Chef Memo’s Watermelon Mint Cooler Meet your new favorite summer cocktail! Yield: 1 drink In a cocktail shaker, combine the following: • 2 ounces vodka • 1 tbsp key lime juice • 1 ounce agave nectar • 2 ounces diced watermelon pieces • 4 sprigs of fresh mint • 5 ounces crushed ice Shake vigorously and pour into a tall 15-ounce Tom Collins-style glass. Top off with Maine Root™ Ginger Brew* and gently stir to combine. Enjoy!
Don’t forget the sweet and salty nibbles: • Chocolate-covered fruits • Spiced or herbed nuts • Sea-salted caramels
*This product is available at Whole Foods Market. If you are unable to find it, you may substitute another brand of good quality ginger beer.
Recipe courtesy of Chef Memo Vaca 18 BUTTERFIELD LIFE
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Featured Village Events Coming in May MAY 7th | 9am Out and About Series: Tour of Downtown Springdale Join us for a fabulous tour of vibrant downtown Springdale! Jill Dabbs, executive director of Downtown Springdale Alliance, will host a tour of revitalized downtown, featuring the Outdoor Dining District, bars, shops, Walter Turnbow Park and a growing collection of outdoor public art. The tour starts at the restored Apollo on Emma and ends at The Odd Soul Craft Bar and Pizzeria. Prior to the tour, stop by the BTV Performance Hall for a special showing from the 1937 movie Kidnappers Foil, filmed in Northwest Arkansas with two local children, Martha Westberg and Earlene Henry, now BTV residents.
MAY 13th | 4:30pm Caribbean Vibes Cookout and Concert Featuring the Banana Oil Pan Band Southeast Parking Lot Experience a taste of the islands at this Caribbean-themed outdoor event. Groove to the Banana Oil Pan Band with lively melodies and smooth Calypso sounds, while Chef Memo Vaca serves a fresh island-inspired grilled menu for guests to enjoy.
MAY 18th | 4pm Out and About Series: Sassafras Springs Winery Tour & Tasting Our next Out & About Series visit is to Springdale’s award-winning Sassafras Springs Vineyard and Winery. Located on sixty acres, this family owned operation offers food and wine in the rustic indoor Tasting Room and a peaceful outdoor setting. We’ll enjoy a late afternoon wine flight, stroll the vineyard site, and tour the production area where wine is made. We’ll cap off the evening with appetizers and one last glass of vino on the covered outdoor patio. For reservations and more info, contact Riki Stamps at firstname.lastname@example.org.
Coming in June Village Tours Presents: P. Allen Smith Farm Tour & Lunch BTV presents another exciting signature event: a day-trip tour of P. Allen Smith’s farm at Moss Mountain in central Arkansas. Smith is one of America’s most talented garden designers. His property includes a three-story Greek Revival-style home and lush gardens overlooking the Arkansas River. Discover the beauty of Allen’s Terrace Garden, the Hidden Rose Garden, Hydrangea Allée, and his one-acre Vegetable Garden. Enjoy a farm-to-table lunch, featuring selections from Smith’s book, “Seasonal Recipes from the Garden.” Last but not least, tour Poultryville and learn about Smith’s efforts to conserve America’s early breeds. For reservations and more info, contact Riki Stamps at email@example.com. BUTTERFIELD LIFE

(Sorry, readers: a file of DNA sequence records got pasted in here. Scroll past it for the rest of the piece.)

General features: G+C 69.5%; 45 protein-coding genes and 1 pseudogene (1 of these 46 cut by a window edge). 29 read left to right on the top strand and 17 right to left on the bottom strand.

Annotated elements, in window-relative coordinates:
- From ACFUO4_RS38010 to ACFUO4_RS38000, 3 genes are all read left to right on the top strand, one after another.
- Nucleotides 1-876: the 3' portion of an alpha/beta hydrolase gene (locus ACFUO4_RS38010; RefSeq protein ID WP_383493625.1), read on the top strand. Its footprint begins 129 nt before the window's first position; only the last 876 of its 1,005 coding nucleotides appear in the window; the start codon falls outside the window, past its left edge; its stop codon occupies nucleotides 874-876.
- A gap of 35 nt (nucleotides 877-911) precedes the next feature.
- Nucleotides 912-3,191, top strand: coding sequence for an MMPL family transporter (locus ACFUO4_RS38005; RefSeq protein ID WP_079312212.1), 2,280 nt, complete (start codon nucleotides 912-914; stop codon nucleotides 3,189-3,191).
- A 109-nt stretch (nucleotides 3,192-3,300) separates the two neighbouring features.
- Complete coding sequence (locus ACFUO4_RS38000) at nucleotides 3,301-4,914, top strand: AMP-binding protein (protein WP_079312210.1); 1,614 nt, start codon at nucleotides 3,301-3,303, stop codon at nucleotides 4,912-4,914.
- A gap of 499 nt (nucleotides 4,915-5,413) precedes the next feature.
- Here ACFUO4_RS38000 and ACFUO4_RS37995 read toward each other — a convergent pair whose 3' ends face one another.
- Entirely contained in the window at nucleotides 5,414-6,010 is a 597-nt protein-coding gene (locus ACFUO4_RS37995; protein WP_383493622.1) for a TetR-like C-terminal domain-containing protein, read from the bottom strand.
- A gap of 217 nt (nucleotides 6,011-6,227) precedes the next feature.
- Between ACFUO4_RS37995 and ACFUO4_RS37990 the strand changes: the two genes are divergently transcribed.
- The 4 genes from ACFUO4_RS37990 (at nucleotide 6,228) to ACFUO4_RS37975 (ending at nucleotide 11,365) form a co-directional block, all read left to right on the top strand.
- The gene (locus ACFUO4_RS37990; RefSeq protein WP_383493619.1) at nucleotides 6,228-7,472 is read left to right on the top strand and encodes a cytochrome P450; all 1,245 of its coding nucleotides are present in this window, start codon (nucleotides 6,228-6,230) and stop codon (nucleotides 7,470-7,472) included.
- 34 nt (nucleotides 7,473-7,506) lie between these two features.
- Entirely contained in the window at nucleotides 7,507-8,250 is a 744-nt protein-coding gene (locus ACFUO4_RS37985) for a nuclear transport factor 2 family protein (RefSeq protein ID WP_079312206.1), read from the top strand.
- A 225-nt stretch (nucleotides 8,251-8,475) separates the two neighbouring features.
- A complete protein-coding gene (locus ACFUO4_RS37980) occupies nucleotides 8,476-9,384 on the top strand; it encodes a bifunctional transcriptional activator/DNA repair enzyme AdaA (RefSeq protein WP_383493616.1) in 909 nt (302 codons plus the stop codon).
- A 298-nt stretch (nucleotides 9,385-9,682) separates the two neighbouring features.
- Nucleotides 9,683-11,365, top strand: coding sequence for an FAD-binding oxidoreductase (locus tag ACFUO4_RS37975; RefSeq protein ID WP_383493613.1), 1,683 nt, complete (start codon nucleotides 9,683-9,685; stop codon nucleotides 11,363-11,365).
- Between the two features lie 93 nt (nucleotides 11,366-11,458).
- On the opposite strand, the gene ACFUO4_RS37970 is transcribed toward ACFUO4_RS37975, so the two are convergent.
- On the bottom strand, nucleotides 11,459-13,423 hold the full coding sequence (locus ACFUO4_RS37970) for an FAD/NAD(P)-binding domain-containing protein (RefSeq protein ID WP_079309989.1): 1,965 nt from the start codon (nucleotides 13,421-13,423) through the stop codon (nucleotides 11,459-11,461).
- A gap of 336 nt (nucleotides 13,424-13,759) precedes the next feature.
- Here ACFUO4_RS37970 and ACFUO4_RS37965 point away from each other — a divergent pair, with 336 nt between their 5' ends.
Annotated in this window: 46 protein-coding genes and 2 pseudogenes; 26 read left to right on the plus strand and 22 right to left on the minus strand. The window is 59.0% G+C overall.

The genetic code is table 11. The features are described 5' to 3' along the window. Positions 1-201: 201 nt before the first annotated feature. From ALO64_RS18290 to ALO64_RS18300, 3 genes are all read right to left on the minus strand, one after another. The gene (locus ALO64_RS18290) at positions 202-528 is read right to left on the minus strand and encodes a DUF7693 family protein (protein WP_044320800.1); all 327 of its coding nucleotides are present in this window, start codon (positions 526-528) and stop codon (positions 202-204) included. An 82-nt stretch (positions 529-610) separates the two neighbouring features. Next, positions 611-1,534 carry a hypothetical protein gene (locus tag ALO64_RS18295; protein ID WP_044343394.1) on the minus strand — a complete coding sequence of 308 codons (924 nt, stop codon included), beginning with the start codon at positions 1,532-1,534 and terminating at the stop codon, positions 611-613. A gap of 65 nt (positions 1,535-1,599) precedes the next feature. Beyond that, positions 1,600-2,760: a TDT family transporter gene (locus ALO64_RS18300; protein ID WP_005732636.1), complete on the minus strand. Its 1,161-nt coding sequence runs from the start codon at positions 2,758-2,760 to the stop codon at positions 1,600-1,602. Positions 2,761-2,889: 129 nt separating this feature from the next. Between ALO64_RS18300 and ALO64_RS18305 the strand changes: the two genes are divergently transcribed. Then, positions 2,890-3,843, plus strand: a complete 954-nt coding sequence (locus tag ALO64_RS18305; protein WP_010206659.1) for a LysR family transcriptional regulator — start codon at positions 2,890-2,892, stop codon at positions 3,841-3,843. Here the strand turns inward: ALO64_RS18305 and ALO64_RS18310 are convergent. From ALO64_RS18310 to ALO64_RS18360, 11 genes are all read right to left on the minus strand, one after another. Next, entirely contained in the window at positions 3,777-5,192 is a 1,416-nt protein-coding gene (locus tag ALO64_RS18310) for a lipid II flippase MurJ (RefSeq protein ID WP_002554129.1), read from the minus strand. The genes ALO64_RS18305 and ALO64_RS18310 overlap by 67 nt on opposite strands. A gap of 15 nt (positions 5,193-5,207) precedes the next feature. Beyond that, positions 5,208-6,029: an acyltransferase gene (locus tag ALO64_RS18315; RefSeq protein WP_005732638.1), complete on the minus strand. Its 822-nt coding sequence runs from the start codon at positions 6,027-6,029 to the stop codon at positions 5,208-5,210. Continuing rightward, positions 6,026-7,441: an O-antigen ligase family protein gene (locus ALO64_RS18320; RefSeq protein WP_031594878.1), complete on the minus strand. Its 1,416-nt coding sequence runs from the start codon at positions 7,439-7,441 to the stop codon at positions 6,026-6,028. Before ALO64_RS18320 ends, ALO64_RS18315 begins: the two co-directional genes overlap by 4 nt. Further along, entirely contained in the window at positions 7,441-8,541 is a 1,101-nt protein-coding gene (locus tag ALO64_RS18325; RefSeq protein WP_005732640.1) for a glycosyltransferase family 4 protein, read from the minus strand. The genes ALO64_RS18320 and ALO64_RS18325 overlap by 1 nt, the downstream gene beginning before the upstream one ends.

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The Butterfield Trail Village Foundation is grateful for the gifts received between January 15, 2021 and March 31, 2021 from the following donors: Donations/Honors/Memorials Dan Griffin Rick Meyer The Martha Brewer family in memory of Hugh Brewer Roy Clinton in memory of Juanita Duncan Jerry & Kay Brewer in memory of Elly Osborn and Juanita Duncan Jean Nunn in memory of Juanita Duncan Bernie & Jeanie Daniels in honor of Morriss Henry Ray & Penny Culver in memory of Charles Riggs Roy Clinton in memory of Andy Lucas Rosellen Honeycutt in memory of Juanita Duncan
Health Care/Special Care Fund Dorothy Mitchelson Jim & Ann Newman in honor of Brian Johnson
Library Fund In memory of Elly Osborn by the George Osborn Family Winnie Macdonald in memory of Elly Osborn
Moving Made Easy The family of Juanita Duncan Mary Bullock The family of Fay Martinson
Music & Performance Fund/Lighting Project Doug & Barbara Prichard Dorothy Mitchelson in memory of Butch Clinton, Polly Lancaster, Vi Weatherspoon and Andy Lucas Winnie Macdonald in memory of Virginia Burdick
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Family Gift Makes Campus Bench Possible For one family, there is an extraspecial connection to Butterfield. Resident Martha Brewer had planned a long time for the move she would one day make with husband Hugh, and they waited for just the right apartment to become available so they could celebrate their retirement years in the Village. After Brewer family bench receiving word that just what they were looking for was coming open, Martha and Hugh began making décor selections for their new home and working through the process of downsizing. Sadly, after a long battle with cancer, Hugh passed away just two weeks before they could make their fresh start together – and Martha moved into her new apartment on her own. Martha’s story goes back much further. Her mother, Martha Rice, was the very first resident to move into Butterfield in 1986. Martha Brewer and her children Rice Brewer, Payne Brewer and Marti Sharkey have
Planning Your Best Retirement
very fond memories of coming to visit Martha Rice (“Mimi”) in her apartment. They recall their own children growing up and loving the excitement of the Village popcorn machine, watching the songbirds that lived in the Health Care Center, and most of all, playing in the indoor swimming pool. During pandemic restrictions in 2020, the Brewer siblings found themselves standing outside to safely visit their mother. They landed on the idea of installing a bench near the main entrance to make outdoor waiting a bit more Martha “Mimi” Rice comfortable, and approached Martha Brewer about making a gift to the Butterfield Trail Village Foundation. Her generous donation covered the cost of the bench and custom concrete pad – and it now serves as a comfortable place to rest, await transportation or simply watch the busy comings and goings at the front door. For information about the projects and special funds of the Butterfield Trail Village Foundation, please visit the “About Us” section of our website.